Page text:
Battle of the Sexy Beasts
When it comes to the original film versus the new series, there's no contest.
The director Jonathan Glazer scored his first Oscar nomination this week, for the film Zone of Interest. Coincidentally (probably?), a television series based on Glazer’s 2000 feature debut, Sexy Beast, began streaming on Paramount+ just two days later. Although Sexy Beast the series is a prequel to Sexy Beast the movie, and although the original’s screenwriters, Louis Mellis and David Scinto, are both credited as executive producers on the show, Glazer himself seems to have nothing to do with it. The showrunner is Michael Caleo, whose previous credits include a single episode from the fifth season of The Sopranos, and The Family, a decidedly-not-good Luc Besson-directed mob comedy starring Robert De Niro and Michelle Pfeiffer.
And I’m not suggesting that Paramount+ somehow magically planned for the un-Glazed Sexy Beast to air the same week Glazer was nominated for an Academy Award - they could have hoped he was gonna be nominated and that people would make the connection, at best. And I’m DEFINITELY not suggesting that Paramount+ did this with the specific purpose of making Glazer look good, because why would they do that?
I’m just saying, both of those things are true. Jonathan Glazer was nominated for his first Oscar the same week someone turned his brilliant first movie into a terrible television show. That is something that has now happened.
Which is as good an excuse as any to revisit Sexy Beast the motion picture, which remains one of the best crime films produced this century, and a shining example of how sometimes less is more.
At its heart, the conflict around which Glazer’s Sexy Beast revolves could not be simpler. It’s a battle of wills between one guy trying to convince another guy to accept a job offer. I’m not even kidding. The conflict between the protagonist and the antagonist quite literally comes down to the issue of “yes” versus “no.”
How does Sexy Beast maintain such an elementary conflict for ninety minutes? Because it’s all about who is saying “yes” or “no” and what is at stake for them by saying “yes” or “no.”
See, the job in question happens to be a dangerous criminal endeavor. And the protagonist, Gal (an incredible Ray Winstone), is happily retired, living in a palatial, remote villa in Spain with his wife, Deedee (Amanda Redman), who used to perform in adult films. Gal and Deedee are very deeply in love and leading a life of leisure alongside another retired gangster, Aitch (Cavan Kendall), and his wife, Jackie (Julianne White). And Gal, it is suggested, has already spent nine years in prison. He has absolutely no desire to do this job. Why would he?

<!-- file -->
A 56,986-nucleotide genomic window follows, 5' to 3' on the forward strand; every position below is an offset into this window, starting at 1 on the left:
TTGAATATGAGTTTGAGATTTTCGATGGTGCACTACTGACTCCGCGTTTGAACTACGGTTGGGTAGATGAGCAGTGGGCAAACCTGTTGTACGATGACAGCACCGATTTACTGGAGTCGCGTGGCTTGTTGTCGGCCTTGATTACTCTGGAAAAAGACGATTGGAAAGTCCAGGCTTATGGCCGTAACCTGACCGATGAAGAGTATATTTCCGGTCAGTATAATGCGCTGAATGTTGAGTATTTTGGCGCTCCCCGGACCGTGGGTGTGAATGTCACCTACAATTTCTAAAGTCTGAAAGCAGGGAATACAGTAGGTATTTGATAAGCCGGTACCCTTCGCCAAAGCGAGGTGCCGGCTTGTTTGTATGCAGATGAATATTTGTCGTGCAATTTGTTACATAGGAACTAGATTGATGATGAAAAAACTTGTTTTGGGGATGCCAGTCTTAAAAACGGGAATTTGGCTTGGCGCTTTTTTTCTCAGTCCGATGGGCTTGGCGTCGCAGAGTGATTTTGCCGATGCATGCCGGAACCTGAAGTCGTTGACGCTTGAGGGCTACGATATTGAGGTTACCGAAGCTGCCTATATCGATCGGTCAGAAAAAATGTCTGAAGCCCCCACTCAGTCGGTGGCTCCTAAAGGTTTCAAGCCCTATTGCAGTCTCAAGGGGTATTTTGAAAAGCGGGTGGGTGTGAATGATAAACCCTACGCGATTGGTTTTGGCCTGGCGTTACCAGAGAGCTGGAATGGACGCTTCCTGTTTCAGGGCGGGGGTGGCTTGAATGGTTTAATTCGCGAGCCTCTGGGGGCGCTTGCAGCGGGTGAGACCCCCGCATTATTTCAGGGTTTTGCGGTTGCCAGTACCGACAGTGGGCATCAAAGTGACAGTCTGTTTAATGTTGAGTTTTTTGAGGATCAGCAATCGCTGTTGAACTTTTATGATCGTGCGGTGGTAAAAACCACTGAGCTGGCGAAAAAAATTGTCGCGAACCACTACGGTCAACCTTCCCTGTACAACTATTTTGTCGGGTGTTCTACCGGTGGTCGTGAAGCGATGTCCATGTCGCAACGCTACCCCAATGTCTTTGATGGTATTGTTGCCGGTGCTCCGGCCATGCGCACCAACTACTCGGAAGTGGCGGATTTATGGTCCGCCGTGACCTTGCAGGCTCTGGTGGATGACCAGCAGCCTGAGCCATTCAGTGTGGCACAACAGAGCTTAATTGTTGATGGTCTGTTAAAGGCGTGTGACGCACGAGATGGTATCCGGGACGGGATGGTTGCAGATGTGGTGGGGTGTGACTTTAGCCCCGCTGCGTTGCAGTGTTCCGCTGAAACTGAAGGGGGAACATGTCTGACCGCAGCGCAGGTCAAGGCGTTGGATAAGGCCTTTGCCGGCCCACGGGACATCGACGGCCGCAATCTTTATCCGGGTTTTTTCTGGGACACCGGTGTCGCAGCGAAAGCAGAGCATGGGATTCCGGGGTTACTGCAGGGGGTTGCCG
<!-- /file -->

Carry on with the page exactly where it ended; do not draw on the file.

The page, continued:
But the antagonist is Don Logan (Sir Ben Kingsley, brilliantly cast against type), and Don Logan is not the kind of guy who takes “no” for an answer. The mere mention of his name induces discomfort for the group; he’s a violent, immature sociopath incapable of having a normal adult conversation without making everyone uncomfortable, and while he would never admit as much, he’s lonely, he’s envious, and he took Gal’s retirement personally. He’s like a homicidal Michael Scott.
So. There’s this complicated heist that has to be done.
If Gal does it, he may be arrested or killed or sucked back into the seedy London underworld he has escaped, and he will be separated from the woman he loves so much she is his very reason for being. He has everything to lose!
And in Don Logan’s mind, if Gal doesn’t do it, it says something negative about Don Logan and how Gal feels about Don Logan - and Don Logan can’t have that, because he is incapable of processing the feeling of rejection and (what he sees as) humiliation. He has everything to lose!
Consequently, every time Gal CANNOT say “yes,” and Don Logan CANNOT hear “no.” They CANNOT. They have everything to lose!!!
So ever time Gal says “no,” it escalates things. And given Don Logan’s propensity for violence, that escalation is tense. It’s like watching tennis players hit a live grenade back and forth, the force of their swings steadily increasing with each successive volley.
That is how Sexy Beast maintains such an elementary plot for ninety minutes.
Caleo and his creative team only seem to have understood Sexy Beast in superficial terms. When we first meet Gal in the original Sexy Beast, he’s sunbathing while The Stranglers’ “Peaches” plays on the soundtrack; when we first meet Gal (now played by James McArdle), in the series, he’s sunbathing while the Clash’s “Should I Stay or Should I Go” plays on the soundtrack. In the original Sexy Beast, Don Logan wears a short-sleeve button-down shirt and gray pants; in the series Sexy Beast, Don Logan (Emun Elliott) wears a short-sleeve button-down shirt and gray pants. Sexy Beast the film includes a powerful mob boss named Teddy Bass (Ian McShane), who wears silk robes and has gay sex; Sexy Beast the series introduces Teddy (Stephen Moyer) in a silk robe, getting a manicure. Oh, and since the plot of the original Sexy Beast was all about Don Logan trying to get Gal to agree to do a job he doesn’t wanna do, the plot of the Sexy Beast pilot episode is - you guessed it! - all about Don Logan trying to get Gal to agree to do a job he doesn’t wanna do.
If only Caleo had so lovingly aped Sexy Beast’s sense of stakes: on the show, Gal isn’t retired, he hasn’t met Deedee yet, and he doesn’t seem particularly intimidated by Don Logan, while Don Logan doesn’t take Gal’s refusal personally, because his motivation is all based around trying to please his older sister (Tamsin Greig). There are no significant consequences for one of them getting or not-getting his way.
In fact, I can’t really imagine that Sexy Beast would ever have made it to series if it weren’t branded as Sexy Beast. It’s not just a generic mob show - it’s a lousy generic mob show.